50 rally for Regents Scholarship outside of McNamara

The group was urging the Board of Regents not to support a proposed cut to the program.

About 50 people gathered in front of McNamara Alumni Center to protest proposed cuts to the Regents Scholarship. Photo: Vadim Lavrusik, DAILY

Ashley Goetz

About 50 people gathered in front of McNamara Alumni Center to protest proposed cuts to the Regents Scholarship. Photo: Vadim Lavrusik, DAILY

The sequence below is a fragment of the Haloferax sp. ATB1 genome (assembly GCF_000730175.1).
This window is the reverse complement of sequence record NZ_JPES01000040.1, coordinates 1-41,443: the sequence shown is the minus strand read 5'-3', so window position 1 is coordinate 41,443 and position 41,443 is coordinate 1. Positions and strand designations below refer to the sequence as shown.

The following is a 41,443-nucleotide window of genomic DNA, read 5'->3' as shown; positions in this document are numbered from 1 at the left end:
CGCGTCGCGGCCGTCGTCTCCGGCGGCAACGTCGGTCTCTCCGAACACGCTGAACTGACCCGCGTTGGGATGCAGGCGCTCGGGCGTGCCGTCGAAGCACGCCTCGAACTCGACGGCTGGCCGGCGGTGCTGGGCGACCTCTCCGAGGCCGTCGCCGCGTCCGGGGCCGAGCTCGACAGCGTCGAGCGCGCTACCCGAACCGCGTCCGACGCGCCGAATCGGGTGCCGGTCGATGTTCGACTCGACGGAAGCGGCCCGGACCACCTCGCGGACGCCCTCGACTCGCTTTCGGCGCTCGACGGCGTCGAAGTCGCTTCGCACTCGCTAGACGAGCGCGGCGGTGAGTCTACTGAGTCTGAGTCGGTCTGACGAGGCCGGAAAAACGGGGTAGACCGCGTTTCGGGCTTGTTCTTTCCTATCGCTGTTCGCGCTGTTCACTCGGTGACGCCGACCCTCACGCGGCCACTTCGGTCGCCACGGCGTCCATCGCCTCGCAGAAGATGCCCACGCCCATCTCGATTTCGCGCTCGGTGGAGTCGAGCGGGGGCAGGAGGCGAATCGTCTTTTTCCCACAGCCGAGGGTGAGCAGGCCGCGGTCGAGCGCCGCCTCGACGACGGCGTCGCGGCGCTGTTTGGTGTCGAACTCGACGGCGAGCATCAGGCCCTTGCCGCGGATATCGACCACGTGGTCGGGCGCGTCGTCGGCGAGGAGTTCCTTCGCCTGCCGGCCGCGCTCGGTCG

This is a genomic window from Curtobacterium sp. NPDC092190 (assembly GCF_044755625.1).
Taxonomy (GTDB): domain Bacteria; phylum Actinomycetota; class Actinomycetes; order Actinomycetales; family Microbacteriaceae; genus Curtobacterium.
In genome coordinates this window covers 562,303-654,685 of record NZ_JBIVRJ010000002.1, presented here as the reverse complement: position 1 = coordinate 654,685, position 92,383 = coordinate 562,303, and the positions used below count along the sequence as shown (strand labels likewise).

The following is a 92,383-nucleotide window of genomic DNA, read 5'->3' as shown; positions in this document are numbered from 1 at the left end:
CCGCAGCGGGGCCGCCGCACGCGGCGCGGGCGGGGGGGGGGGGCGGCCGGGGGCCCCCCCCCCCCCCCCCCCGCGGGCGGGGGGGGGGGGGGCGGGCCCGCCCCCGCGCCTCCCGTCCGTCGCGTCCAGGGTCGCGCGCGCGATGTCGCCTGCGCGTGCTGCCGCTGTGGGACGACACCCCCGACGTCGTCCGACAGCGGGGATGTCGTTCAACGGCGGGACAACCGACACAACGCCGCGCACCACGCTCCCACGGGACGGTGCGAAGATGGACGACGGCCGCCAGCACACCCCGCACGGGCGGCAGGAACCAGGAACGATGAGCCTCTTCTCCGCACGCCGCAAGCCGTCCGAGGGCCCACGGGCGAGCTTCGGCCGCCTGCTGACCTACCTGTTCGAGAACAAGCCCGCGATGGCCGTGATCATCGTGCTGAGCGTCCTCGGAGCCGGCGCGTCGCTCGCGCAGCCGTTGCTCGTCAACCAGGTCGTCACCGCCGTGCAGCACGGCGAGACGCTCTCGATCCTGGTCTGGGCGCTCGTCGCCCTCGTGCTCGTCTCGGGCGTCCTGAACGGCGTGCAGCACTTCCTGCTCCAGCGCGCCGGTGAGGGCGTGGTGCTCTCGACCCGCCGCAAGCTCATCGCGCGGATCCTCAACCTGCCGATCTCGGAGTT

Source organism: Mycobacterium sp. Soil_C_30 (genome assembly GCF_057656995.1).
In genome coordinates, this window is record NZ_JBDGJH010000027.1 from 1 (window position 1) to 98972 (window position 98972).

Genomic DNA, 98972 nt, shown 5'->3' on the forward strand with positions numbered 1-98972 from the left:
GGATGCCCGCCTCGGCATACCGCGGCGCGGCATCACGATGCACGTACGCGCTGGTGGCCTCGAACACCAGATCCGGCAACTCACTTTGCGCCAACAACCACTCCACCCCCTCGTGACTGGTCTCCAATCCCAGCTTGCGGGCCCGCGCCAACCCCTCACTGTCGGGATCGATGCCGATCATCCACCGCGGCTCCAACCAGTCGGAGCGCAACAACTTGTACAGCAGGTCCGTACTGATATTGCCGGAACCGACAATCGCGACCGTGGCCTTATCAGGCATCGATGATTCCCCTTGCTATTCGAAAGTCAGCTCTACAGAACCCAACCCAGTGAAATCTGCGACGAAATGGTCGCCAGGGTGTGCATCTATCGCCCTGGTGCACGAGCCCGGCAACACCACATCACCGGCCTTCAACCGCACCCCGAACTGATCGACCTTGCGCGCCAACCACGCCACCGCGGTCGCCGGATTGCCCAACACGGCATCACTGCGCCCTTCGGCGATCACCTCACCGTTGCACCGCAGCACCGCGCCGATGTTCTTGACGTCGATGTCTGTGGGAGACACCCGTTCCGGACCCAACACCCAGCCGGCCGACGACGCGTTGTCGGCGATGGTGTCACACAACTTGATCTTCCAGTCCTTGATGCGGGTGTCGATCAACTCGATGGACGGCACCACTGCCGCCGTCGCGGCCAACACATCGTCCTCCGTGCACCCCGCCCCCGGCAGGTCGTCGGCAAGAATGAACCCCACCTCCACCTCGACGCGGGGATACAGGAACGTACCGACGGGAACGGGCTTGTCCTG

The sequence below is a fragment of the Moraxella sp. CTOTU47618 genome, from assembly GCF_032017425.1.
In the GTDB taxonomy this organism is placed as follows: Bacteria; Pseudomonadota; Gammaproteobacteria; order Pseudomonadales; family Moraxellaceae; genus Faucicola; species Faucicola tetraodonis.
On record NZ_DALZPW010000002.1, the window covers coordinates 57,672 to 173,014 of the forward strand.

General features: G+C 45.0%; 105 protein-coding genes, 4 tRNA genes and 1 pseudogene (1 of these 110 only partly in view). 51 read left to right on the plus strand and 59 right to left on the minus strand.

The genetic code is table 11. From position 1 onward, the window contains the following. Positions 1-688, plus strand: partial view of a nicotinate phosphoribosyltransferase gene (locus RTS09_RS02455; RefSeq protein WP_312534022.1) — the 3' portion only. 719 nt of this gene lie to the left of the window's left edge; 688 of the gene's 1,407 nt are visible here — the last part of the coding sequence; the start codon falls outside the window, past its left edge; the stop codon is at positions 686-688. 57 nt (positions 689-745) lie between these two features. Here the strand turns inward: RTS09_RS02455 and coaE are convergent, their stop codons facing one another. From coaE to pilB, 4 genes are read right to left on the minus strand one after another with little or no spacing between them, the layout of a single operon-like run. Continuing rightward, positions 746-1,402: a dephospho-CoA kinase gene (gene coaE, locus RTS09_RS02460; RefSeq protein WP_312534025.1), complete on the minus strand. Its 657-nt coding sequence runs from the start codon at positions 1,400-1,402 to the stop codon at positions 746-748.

About 50 protesters rallied in support of the Regents Scholarship outside the McNamara Alumni Center on Thursday, hours before they presented a petition with more than 1,000 signatures opposing a cut to the program to a Board of Regents committee. Braving single-digit temperatures, the group urged the regents to vote down a proposed cut to the program, which would allow University administration to change the contribution the University makes to scholarship users. The regents discussed the cut Thursday and will vote on the proposal at their next meeting in May . The Regents Scholarship currently covers the total cost of tuition for employees with a 75 percent time appointment at the University. University spokesman Daniel Wolter said the proposed changes right now would require a 25 percent contribution from those using the scholarship, which would save about $2.5 million. The Regents Scholarship currently costs the University about $9 million a year. Phyllis Walker, president of the American Federation of State, County and Municipal Employees Local 3800 clerical workers union, presented the RegentâÄôs Faculty, Staff and Students Affairs Committee with the petition at their meeting hours later. âÄúA 25 percent cut might not be high for high-income people, but thatâÄôs not who weâÄôre talking about here,âÄù Walker said. About 2,200 to 2,400 employees use the program each year, more than 70 percent of which are not faculty members or professional and administrative workers, Carol Carrier , vice president of the Office of Human Resources, told the regents. Most of the protesters, armed with signs reading âÄúChop from the topâÄù and âÄúDonâÄôt balance the budget on our backs,âÄù raised their hands when asked if they had used the scholarship in the past. Barbara Bezat , president of AFSCME Local 3937 was one of the speakers at the rally. âÄúI think this is a hasty decision based on short-term thinking,âÄù she said. âÄúThis is the only academic benefit University employees have … It flies in the face of rational budget decisions as far as IâÄôm concerned.âÄù At the committee meeting later in the afternoon, Carrier discussed the proposed cuts and other options employees could use should funding for the program be cut, such as the Hope Credit program , which received expanded funding from the federal economic stimulus package. Under that program, students are eligible to receive up to $2,500 in tax credits to cover the costs of undergraduate education over four years, Carrier said. âÄúIf we are paying, as we do now, 100 percent of tuition, then the tax credit just sort of goes away,âÄù Regent John Frobenius said at the meeting. âÄúThe employee could apply for that for supplies and materials, probably, but not for the tuition. WeâÄôd not take advantage of some stimulus help.âÄù However, the credit program wouldnâÄôt cover people seeking graduate degrees, like Kem Tae Lynch. She said the proposed cut would cost her about $650 more per class âÄî $100 less than she makes each month. âÄúI canâÄôt pay rent and eat if I go to class [if the cut is approved],âÄù she said. âÄúItâÄôs a benefit that a lot of us who have college degrees use as reasoning to work for the University of Minnesota.âÄù âÄúThis is part of the overall solution to our budget problem,âÄù Regent Clyde Allen said, noting the proposed cut could save about 40 jobs. âÄúIf you donâÄôt find it here and you donâÄôt find it somewhere else, other than salaries and things, youâÄôre talking 40 jobs.âÄù At the rally, protesters called on the University to keep cuts from hurting the lowest-earning employees. âÄúDonâÄôt cut the very program that so many low-income University workers have to give them the tools to make the University a better place for its students,âÄù Walker said. “I would say to them, ‘don’t balance the budget on the backs of the lowest-paid workers.’ I would say to them, ‘don’t cut the Regents Scholarship.'” âÄúWithout free classes, the jobs become a dead end,âÄù David Skeie , a buildings and grounds worker, said at the rally. âÄúThe U ought to continue offering free classes for workers, otherwise it will be even more of an elitist institution that it already is.âÄù -Devin Henry is a senior staff reporter